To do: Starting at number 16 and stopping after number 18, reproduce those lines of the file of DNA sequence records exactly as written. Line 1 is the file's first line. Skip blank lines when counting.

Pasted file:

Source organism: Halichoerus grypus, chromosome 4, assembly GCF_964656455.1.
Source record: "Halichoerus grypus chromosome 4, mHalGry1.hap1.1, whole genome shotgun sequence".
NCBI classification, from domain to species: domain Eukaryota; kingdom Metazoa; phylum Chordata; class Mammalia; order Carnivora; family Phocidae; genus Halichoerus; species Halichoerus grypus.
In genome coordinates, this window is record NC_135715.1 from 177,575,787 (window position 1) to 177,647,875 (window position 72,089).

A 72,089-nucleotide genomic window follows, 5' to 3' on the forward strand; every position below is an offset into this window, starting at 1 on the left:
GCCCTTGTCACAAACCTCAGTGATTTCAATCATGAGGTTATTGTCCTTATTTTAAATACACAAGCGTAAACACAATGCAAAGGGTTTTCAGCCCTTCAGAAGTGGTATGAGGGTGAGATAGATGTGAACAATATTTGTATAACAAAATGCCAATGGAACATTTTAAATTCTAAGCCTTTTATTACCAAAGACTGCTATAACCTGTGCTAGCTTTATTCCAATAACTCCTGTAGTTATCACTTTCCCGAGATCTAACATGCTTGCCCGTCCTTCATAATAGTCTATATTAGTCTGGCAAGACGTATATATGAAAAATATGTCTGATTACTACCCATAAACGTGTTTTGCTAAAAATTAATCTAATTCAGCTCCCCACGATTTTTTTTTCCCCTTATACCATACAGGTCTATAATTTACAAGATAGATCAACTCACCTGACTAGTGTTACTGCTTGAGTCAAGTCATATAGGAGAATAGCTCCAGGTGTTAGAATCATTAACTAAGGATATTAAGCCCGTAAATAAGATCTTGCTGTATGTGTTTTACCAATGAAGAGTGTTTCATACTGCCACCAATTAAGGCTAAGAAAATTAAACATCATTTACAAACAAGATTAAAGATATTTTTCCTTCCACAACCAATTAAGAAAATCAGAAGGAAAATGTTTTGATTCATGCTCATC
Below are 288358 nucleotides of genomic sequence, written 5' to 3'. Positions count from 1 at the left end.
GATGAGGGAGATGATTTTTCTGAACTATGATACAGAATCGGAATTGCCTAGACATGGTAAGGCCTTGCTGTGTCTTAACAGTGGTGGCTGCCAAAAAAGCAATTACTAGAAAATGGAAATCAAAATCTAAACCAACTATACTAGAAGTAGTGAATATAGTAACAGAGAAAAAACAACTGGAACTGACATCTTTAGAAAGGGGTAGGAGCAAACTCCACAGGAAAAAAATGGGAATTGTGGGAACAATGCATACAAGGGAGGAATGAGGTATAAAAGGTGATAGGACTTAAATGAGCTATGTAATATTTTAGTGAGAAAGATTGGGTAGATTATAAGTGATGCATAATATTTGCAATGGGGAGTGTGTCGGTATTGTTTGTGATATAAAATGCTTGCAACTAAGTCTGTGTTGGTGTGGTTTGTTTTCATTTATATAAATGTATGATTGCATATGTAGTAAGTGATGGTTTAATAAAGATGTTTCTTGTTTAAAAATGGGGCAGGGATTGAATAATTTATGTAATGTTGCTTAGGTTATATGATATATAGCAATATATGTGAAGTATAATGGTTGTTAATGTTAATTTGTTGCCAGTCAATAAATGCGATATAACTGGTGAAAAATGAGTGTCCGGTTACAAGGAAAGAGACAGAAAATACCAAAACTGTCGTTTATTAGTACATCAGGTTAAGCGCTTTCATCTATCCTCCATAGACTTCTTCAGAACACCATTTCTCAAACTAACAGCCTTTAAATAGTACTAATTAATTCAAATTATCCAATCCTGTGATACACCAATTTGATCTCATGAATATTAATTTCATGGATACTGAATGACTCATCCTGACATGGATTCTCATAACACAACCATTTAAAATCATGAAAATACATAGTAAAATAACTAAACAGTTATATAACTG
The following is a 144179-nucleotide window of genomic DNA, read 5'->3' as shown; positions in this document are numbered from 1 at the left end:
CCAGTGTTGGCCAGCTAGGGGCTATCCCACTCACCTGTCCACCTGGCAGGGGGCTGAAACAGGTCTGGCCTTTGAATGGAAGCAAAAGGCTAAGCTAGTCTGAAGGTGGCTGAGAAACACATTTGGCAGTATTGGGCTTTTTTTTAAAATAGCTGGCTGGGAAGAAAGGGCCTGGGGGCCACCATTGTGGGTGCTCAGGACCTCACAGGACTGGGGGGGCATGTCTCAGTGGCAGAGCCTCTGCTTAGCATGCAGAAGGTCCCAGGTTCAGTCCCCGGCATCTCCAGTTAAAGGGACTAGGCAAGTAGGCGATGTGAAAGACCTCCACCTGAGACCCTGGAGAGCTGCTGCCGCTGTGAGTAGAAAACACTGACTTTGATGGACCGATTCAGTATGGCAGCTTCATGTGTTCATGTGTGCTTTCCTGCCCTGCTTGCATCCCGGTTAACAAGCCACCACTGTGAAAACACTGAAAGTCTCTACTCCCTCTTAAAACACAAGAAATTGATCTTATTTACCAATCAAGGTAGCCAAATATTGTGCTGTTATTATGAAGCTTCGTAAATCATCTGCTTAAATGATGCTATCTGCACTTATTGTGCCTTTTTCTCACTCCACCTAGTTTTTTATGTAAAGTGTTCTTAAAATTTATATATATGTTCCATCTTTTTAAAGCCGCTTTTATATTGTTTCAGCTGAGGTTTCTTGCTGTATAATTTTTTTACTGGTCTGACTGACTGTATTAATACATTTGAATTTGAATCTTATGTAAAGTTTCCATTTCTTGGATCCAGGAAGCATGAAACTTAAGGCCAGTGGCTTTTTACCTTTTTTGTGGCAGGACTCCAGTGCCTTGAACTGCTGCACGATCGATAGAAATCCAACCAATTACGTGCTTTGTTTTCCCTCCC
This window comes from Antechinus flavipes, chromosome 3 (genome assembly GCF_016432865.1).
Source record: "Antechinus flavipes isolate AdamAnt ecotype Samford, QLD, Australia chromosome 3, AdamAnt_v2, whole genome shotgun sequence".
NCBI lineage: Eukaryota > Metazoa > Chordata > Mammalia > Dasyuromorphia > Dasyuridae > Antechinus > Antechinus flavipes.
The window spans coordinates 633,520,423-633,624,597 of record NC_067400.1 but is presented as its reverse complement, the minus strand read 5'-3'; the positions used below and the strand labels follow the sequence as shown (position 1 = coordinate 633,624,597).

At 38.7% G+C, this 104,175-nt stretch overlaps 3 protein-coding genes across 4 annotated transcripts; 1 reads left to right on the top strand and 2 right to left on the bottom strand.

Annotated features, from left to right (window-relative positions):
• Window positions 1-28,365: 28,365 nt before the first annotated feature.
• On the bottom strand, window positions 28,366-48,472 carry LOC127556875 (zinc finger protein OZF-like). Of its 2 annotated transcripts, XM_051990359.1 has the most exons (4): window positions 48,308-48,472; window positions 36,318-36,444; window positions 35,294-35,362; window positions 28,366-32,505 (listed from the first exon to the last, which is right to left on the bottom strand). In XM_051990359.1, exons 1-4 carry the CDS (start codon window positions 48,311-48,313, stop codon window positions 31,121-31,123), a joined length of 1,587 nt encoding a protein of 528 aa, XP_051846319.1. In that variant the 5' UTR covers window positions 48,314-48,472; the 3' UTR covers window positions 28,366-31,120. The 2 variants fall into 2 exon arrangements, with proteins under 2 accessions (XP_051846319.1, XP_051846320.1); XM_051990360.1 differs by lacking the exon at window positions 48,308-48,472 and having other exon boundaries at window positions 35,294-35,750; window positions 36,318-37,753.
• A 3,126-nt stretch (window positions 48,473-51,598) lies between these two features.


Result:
Annotated features, from left to right (window-relative positions):
• Window positions 1-28,365: 28,365 nt before the first annotated feature.
• On the bottom strand, window positions 28,366-48,472 carry LOC127556875 (zinc finger protein OZF-like). Of its 2 annotated transcripts, XM_051990359.1 has the most exons (4): window positions 48,308-48,472; window positions 36,318-36,444; window positions 35,294-35,362; window positions 28,366-32,505 (listed from the first exon to the last, which is right to left on the bottom strand). In XM_051990359.1, exons 1-4 carry the CDS (start codon window positions 48,311-48,313, stop codon window positions 31,121-31,123), a joined length of 1,587 nt encoding a protein of 528 aa, XP_051846319.1. In that variant the 5' UTR covers window positions 48,314-48,472; the 3' UTR covers window positions 28,366-31,120. The 2 variants fall into 2 exon arrangements, with proteins under 2 accessions (XP_051846319.1, XP_051846320.1); XM_051990360.1 differs by lacking the exon at window positions 48,308-48,472 and having other exon boundaries at window positions 35,294-35,750; window positions 36,318-37,753.